Extras
indybest
News
i100
Latest stories from i100
Have you tried new the Independent Digital Edition apps?
Independent Dating
and  

By clicking 'Search' you
are agreeing to our
Terms of Use.

iJobs Job Widget
iJobs Money & Business

Financial Analyst - Forecasting - Yorkshire

£300 - £350 per day: Orgtel: Financial Analyst, Forecasting, Halifax, Banking,...

Business Architect - Bristol - £500 per day

£500 per day: Orgtel: Business Architect - Banking - Bristol - £500 per day A...

Regulatory Reporting-MI-Bank-Cardiff-£300/day

£200 - £500 per day + competitive: Orgtel: I am currently working on a large p...

Trainee Recruitment Consultant - Birmingham - Real Staffing

£18000 - £23000 per annum + Commission: SThree: Real Staffing are currently lo...

Day In a Page

Save the Tiger: Meet the hunters tasked with protecting Russia's rare Amur tiger

Hunters protect Russia's rare Amur tiger

In an unusual move, wildlife charities have enlisted those who kill animals to help save them. Oliver Poole travels to Siberia to investigate
Transfers: How has your club fared in summer sales?

How has your club fared in summer sales?

Who have bagged the bargain buys and who have landed the giant turkeys
Warwick Davis: The British actor on Ricky Gervais, how the Harry Potter set became his office, and why he'd like to play a spy

'I'm a realist; I know how hard this business is'

Warwick Davis on Ricky Gervais, Harry Potter and his perfect role
The best swim shorts for men: Bag yourself the perfect pair and make a splash this summer

The best swim shorts for men

Bag yourself the perfect pair and make a splash this summer
Has Ukip’s Glastonbury branch really been possessed by the devil?

Has Ukip’s Glastonbury branch really been possessed by the devil?

Meet the couple blamed for bringing Lucifer into local politics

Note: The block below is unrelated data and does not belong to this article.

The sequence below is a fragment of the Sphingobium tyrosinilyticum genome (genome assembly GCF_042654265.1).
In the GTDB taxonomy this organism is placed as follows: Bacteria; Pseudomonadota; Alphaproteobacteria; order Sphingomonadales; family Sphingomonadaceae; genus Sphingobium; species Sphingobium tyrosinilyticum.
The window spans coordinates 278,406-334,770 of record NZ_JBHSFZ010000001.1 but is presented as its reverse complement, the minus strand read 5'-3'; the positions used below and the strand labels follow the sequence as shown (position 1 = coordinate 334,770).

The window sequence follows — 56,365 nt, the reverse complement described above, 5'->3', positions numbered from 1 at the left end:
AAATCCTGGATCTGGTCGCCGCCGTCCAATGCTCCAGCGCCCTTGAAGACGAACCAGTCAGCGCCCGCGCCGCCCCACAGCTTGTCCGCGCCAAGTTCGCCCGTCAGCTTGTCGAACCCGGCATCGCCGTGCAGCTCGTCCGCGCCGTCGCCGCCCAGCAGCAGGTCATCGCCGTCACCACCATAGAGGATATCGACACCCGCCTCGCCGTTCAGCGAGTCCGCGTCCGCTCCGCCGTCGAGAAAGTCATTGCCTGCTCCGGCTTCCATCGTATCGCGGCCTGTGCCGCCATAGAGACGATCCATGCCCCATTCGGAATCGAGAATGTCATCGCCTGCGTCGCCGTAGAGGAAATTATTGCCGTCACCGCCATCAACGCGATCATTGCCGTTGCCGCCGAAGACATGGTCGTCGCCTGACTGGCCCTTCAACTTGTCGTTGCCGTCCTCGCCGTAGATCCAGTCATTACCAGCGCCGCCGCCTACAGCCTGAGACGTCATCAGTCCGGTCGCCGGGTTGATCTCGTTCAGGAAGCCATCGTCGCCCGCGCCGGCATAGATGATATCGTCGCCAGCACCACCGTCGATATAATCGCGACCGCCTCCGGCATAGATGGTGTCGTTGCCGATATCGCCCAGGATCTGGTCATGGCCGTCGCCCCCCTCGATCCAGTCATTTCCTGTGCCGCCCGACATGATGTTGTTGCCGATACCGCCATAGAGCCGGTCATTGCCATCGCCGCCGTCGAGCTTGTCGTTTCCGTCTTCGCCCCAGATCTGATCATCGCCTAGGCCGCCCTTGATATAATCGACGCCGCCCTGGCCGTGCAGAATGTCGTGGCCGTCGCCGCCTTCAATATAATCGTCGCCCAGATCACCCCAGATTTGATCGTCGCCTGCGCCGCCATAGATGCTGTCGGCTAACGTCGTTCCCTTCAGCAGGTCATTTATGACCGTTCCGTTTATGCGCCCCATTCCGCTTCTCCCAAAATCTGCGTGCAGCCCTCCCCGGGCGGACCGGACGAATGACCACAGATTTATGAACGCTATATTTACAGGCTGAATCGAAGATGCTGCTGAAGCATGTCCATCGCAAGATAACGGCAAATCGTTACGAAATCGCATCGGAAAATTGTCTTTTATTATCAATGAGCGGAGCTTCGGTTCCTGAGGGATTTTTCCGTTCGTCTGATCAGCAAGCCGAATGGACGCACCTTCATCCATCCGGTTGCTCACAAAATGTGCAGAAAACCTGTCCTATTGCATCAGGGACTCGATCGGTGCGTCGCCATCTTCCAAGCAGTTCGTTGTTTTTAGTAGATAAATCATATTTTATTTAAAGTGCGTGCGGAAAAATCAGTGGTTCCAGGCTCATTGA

Dress the Gaza situation up all you like, but the truth hurts

Robert Fisk on Gaza conflict

Dress the situation up all you like, but the truth hurts
Save the tiger: Tiger, tiger burning less brightly as numbers plummet

Tiger, tiger burning less brightly

When William Blake wrote his famous poem there were probably more than 100,000 tigers in the wild. These days they probably number around 3,200
5 News's Andy Bell retraces his grandfather's steps on the First World War battlefields

In grandfather's footsteps

5 News's political editor Andy Bell only knows his grandfather from the compelling diary he kept during WWI. But when he returned to the killing fields where Edwin Vaughan suffered so much, his ancestor came to life
Lifestyle guru Martha Stewart reveals she has flying robot ... to take photos of her farm

Martha Stewart has flying robot

The lifestyle guru used the drone to get a bird's eye view her 153-acre farm in Bedford, New York
Former Labour minister Meg Hillier has demanded 'pootling lanes' for women cyclists

Do women cyclists need 'pootling lanes'?

Simon Usborne (who's more of a hurtler) explains why winning the space race is key to happy riding
A tale of two presidents: George W Bush downs his paintbrush to pen father’s life story

A tale of two presidents

George W Bush downs his paintbrush to pen father’s life story
Restaurateur Mitch Tonks has given the Great Western Pullman dining car a makeover

The dining car makes a comeback

Restaurateur Mitch Tonks has given the Great Western Pullman dining car a makeover
Gallery rage: How are institutions tackling the discomfort of overcrowding this summer?

Gallery rage

How are institutions tackling the discomfort of overcrowding this summer?
Louis van Gaal has £500,000 video surveillance system installed to monitor Manchester United players

Eye on the prize

Louis van Gaal has £500,000 video surveillance system installed to monitor Manchester United players
Women's rugby: Tamara Taylor adds fuel to the ire in quest to land World Cup

Women's rugby

Tamara Taylor adds fuel to the ire in quest to land World Cup